Branding the hard way (leave it to the MBAs)

Absolut_100_stickers I went to the opera, Wagner, last night, a weird MET production that teetered between solemn and camp.  Eesh. 

Robert Wagner, now with this Wagner, an actor of standing, a man of deep and relentless talent, this sort of thing doesn’t happen.  Ok, so it happens all the time.  Never mind. 

But what was really distressing was the conversation at dinner.  I listened to people talk about how very confusing things are inside some corporations, how little clarity is brought to bear on critical questions of the brand.

It’s as if there’s no system.  The marketing people, often MBAs, are reduced to issuing "make it so" pronouncements.  Because, chances are, they don’t know how to "make it so."  Let’s hope someone else does. 

Business schools are not very forthcoming on this one.  What is the brand?  How does the brand speak for the marketing team and the corporation?  How does it speak to the consumer, in all of his/her/their blooming?  How does the brand keep it’s center of gravity in a culture that looks more and more like the Bermuda triangle in hurricane season.  (Brands disappear!  We don’t know why!)  This is a complicated business about which the business school offers merely a chapter here and there, and at best a course in the second year. 

But really it’s up to kids without much preparation to preside over the brand, and they are making a hash of it.  Just ask anyone who works with them. 

Brands, they are really, really, really hard to do well.  Very smart people, with great training, working at the top of their game, with magnificent colleagues and limitless resources can still get it wrong. When is the business school world going to snap out of it and get this right? 

When Wagner sings Wagner at the MET, that would be my guess.  Maybe we should just start again. 

8 thoughts on “Branding the hard way (leave it to the MBAs)

  1. Tom Guarriello

    My guess: never. It’s too difficult for people with no experience to really learn in the time allotted. And, those with experience aren’t going to business school anymore.

    Now, by contrast, on Saturday night at the Met, we saw the most sublime Marriage of Figaro we’ve ever seen. Every single detail came together to make it a beautiful musical and dramatic presentation of that wonderful opera. Also, the absolutely sexiest interpretation, with a very attractive cast, which didn’t hurt a bit. When it was done, two comments summed it up. My friend George, who’s probably seen Figaro at least as many times as I have said, “well, no need to see Marriage of Figaro again; that was the definitive performance.” And Karen, my wife, said, “that’s probably how Mozart imagined it when he wrote it.”

  2. Adriano

    At my last job I worked with this woman who graduated from McGill University and she decribed her degree as half an MBA. Her job title was Brand Manager (aka resume superstar). It all made sense when she asked me how do you build brand and once stated if a logo isn’t a brand then what is it? I have this strange feeling she is now working at some giant company telling people to “make it so”. I need to get back to work now the slurpee machine is empty.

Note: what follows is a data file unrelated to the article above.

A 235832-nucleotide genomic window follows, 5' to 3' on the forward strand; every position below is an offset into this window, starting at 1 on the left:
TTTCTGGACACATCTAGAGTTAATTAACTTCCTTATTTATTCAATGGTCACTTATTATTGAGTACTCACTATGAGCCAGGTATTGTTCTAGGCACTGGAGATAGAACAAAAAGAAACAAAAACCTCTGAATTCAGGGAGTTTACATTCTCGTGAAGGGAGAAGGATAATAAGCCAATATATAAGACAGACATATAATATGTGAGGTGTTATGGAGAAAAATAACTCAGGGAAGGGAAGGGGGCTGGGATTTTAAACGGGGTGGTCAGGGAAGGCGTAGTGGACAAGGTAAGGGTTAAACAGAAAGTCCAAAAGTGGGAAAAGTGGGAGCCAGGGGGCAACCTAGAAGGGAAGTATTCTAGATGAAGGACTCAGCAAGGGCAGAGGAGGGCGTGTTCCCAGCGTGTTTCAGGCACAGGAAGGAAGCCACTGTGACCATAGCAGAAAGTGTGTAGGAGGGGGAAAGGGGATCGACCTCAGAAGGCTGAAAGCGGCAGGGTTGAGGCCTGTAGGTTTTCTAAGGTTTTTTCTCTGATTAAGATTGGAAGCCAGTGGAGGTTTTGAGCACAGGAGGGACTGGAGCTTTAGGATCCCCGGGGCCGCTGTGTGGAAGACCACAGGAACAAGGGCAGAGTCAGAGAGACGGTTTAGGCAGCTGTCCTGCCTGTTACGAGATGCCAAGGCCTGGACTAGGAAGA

3. Grant

    Tom, so maybe its time to create a summer school program. The MBA was meant to cap an undergraduate degree. A branding program could cap the MBA. But your right, two weeks isn’t time enough. Good choice on the opera. Thanks, Grant

    Adriano, McGill, what I could see of the MBA program, was especially, almost tragically clueless, when it came to branding. All they seem to do is to endow students with a sense of entitlement. A little like that FedEx commercial:

    administrative assistant: courier this now!

    new hire: but I have an MBA.

    administrative assistant: You have an MBA? Oh, then I’ll have to show you how to do it.

    Thanks, Grant

  4. Mary Schmidt

    Ah yes. You’re speaking to one of my pet peeves. Somehow people think “MBA” automatically and instantly translates to “expert.” Which is why – when I’m a guest speaker at MBA classes – I hit them with the real world. Here’s what you’re reading. Here’s how it really works (or doesn’t in many cases.) If the students are older and already in the work force, they usually get it. If they’re college-age students, it’s very baffling to them.

    As for all kanuffles around “branding” – well, I could go on for days! 😉

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  7. Grant

    Mary! I am setting aside a named chair (something like, the P&G chair for good marketing) aside for you on the new campus! See you in the fall. Thanks, Grant

  8. steve

    I teach strategy, not marketing, but branding naturally comes up frequently. In my experience, students tend to overestimate the power of brands, thinking of them as magic talismans that mesemerise the customer. They aren’t real clear on how brands are generated or how they work. I smugly blame the marketing faculty, because we academics are good at passing the buck–also it kind of seems like their job.

    Before I get into anything subtle, I always try to get them to distinguish different kinds of brands: quality assurance for experience and/or credence goods (e.g. Perdue chicken or Gold Medal flour), social identification (e.g., many apparel brands), individual identification (e.g. Motel 6’s “smart and thrifty” pitch), mental association with pleasant images/sensations (e.g, York Peppermint Patties) etc. These have different economic results and different cost structures. Until you get those basic distinctions down, it’s like trying to explain “illness” without distinguishing bacteria, viruses, and allergies.

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